The U.S. Department of the Interior Bureau of Safety and Environmental Enforcement (BSEE) Gulf of Mexico OCS Region recently issued a Safety Alert regarding a fatality that occurred during platform well plug and abandonment activities. The findings indicated supervision, operational, equipment and organization errors. While the work team had conducted a pre-shift JSA meeting, the meeting did not address all potential hazards (including the fatal hole into which the worker fell), was not attended by all involved parties (including the worker who was later fatally injured) and did not included a unique, signed JSA document.
A work team was conducting well plug and abandonment activities to decommission a production platform this past April. The activities took place at night, and equipment included a power swivel skid, casing jack and crane. The roustabout worker was acting as a rigger to help control the load of the power swivel as it was being moved from atop the well. When the power swivel was lifted above the well access opening in the deck on the platform, the roustabout either stepped or was dragged by the load into the opening. Night medevac callout was delayed due to confusion in emergency planning, and the worker’s fall into the opening resulted in his death.
A BSEE investigation team indicated several factors contributed to the accident, a few of which are highlighted below:
• The pre-lift meeting did not discuss the existence of the hole beneath the power swivel, which would be exposed once the swivel was lifted off of it. Therefore, no fall protection was provided as required by company policies, BSEE, and USGC.
• The pre-shift JSA meeting also did not address the hole in the main deck beneath the power swivel, and was not attended by all involved parties (including the roustabout).
• No signed, unique JSA document was created.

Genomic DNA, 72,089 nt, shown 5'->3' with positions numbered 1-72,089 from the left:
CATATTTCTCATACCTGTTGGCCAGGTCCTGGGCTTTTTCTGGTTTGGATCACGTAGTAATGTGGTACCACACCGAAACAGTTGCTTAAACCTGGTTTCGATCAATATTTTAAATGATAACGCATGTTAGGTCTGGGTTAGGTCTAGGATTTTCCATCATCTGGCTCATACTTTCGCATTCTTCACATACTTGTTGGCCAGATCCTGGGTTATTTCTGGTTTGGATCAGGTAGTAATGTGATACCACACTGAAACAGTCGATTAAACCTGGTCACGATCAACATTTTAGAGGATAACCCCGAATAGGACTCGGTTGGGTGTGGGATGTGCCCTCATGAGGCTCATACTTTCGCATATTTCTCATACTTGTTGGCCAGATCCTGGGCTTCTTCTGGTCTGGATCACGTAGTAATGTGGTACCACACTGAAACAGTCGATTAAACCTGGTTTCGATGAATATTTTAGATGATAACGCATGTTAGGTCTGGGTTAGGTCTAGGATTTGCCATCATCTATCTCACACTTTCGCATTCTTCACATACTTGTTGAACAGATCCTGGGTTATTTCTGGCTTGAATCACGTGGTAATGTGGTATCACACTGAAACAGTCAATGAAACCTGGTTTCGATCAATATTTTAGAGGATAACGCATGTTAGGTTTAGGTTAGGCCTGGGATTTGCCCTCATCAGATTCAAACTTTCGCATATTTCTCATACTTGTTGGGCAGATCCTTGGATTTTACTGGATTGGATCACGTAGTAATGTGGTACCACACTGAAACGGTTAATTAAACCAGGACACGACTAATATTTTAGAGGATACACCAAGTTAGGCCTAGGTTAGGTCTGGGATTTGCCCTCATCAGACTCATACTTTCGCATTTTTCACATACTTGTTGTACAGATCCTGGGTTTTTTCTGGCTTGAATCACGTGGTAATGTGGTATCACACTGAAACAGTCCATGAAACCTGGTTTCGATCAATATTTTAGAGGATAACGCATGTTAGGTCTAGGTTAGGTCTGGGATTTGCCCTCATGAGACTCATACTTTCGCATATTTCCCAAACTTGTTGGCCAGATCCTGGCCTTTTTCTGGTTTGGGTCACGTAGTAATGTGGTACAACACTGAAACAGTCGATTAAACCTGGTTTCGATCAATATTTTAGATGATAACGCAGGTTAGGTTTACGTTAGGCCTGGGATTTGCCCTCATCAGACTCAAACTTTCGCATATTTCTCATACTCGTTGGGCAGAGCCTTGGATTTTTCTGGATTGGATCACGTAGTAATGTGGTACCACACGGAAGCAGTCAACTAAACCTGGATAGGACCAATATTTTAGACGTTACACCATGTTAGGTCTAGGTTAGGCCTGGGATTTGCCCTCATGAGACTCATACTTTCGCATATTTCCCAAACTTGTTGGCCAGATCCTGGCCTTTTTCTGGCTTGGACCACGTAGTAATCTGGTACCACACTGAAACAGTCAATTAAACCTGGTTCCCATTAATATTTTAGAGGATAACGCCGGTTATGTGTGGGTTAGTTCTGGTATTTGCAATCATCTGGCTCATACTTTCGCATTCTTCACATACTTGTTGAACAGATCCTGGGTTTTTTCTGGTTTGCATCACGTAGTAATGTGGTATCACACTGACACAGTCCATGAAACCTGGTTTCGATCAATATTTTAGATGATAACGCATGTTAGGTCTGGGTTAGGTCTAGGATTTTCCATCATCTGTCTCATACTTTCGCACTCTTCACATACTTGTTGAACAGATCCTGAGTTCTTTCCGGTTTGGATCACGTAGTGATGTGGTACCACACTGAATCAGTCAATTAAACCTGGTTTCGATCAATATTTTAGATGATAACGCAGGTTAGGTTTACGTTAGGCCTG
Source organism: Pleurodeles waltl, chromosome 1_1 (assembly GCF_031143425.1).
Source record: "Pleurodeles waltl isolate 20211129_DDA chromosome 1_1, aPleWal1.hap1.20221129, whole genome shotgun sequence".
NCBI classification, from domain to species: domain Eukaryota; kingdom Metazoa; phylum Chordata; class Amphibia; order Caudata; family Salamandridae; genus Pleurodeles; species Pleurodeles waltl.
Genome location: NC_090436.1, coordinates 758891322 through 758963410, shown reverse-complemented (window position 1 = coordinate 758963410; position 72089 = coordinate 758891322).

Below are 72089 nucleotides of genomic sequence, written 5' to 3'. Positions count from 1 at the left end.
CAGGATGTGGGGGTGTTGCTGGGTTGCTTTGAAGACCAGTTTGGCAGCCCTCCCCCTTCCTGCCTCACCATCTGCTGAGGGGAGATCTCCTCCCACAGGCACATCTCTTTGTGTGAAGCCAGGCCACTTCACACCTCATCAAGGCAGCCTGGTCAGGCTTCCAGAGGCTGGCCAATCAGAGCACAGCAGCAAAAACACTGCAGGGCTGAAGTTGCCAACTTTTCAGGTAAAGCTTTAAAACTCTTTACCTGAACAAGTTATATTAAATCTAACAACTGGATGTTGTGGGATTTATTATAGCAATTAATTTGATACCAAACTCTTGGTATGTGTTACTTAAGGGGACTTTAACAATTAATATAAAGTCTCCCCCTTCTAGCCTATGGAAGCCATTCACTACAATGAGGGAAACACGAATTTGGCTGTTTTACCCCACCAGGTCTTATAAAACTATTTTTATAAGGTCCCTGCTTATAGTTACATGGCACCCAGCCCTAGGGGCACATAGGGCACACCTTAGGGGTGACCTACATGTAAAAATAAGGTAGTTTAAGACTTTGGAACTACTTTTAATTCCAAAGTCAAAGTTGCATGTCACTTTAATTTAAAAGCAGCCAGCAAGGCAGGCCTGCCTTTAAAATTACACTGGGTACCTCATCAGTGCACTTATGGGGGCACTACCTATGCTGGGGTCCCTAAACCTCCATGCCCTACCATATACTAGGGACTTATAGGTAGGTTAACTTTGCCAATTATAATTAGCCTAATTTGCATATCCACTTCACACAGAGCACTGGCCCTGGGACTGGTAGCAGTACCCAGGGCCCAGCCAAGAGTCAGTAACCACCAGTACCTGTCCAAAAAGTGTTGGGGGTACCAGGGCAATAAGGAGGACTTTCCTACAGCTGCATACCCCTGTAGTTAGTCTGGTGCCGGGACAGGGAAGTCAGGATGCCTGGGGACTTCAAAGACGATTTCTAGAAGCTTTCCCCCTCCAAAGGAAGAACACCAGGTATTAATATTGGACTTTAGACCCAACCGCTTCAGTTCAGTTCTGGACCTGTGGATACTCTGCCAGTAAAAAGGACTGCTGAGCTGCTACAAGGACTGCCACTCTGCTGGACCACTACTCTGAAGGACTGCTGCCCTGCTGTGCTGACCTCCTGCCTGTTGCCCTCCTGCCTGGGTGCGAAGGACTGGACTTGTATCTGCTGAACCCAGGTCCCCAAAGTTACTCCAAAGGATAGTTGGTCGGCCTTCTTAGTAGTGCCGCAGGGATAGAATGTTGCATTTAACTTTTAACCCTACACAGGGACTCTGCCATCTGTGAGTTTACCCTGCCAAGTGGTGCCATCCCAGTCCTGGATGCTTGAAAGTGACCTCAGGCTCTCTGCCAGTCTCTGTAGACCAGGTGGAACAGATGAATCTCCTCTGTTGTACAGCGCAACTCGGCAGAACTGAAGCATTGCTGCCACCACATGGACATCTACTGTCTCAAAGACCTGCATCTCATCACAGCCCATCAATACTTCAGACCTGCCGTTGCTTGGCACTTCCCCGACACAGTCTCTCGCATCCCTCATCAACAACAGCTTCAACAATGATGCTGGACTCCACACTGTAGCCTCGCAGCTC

• The lighting may have been inadequate for a night operation.
• Equipment on the platform was positioned poorly and interfered with the crane operation:
o The power swivel skid was equipped with two “tag lines” that were only three-feet long, requiring riggers to be in close proximity to the load.
o The tag lines were attached to the power swivel in such a way that they would drag across the open hole as the skid was moved.
o A rudimentary, inherently dangerous, “pipe rack area” allowed the box ends of 15 joints to protrude over the skid, requiring riggers to manually maneuver the load to keep from hitting the pipe.
o The temporarily stored casing jack interfered in the crane operator’s vision of the lift.
• There was no clearly designated, direct supervision of the lift because of multiple responsibilities assigned to the only supervisor on duty.
• The supervisor and company man on site did not have an emergency plan with medevac procedure and contact information readily available.
In developing a JSA, it is important to meticulously and thoroughly evaluate each aspect of the job ahead of time. Including input from workers who have performed the task in the past may be of particular value, as they can identify hazards, control measures and job steps a supervisor might not be aware of. The JSA can also be used to designate specific tasks for each person, and enable the supervisor to discern if additional workers or supervisory staff will be necessary, before beginning the job.
It may also be necessary to designate a pre-task JSA to include worksite preparation activities, such as adequate lighting and visibility, clear walkways and lines of travel, moving and stowing of unnecessary equipment, and designated “safe” areas for spotters and supervisors.
In addition to clearly designated supervision, a comprehensive lift plan and fall protection, easily retrievable emergency and medevac plans, standard operating procedures and a work-site risk assessment, a thorough and well prepared JSA covering all risks and hazards associated with the task can aid in safe performance of jobs similar to this. By utilizing a worker sign-in sheet (now available in the JSABuilder individual JSA dashboard), supervisors and health and safety officers can ensure all workers have been briefed on the risks and controls, and are fit to perform their assigned tasks.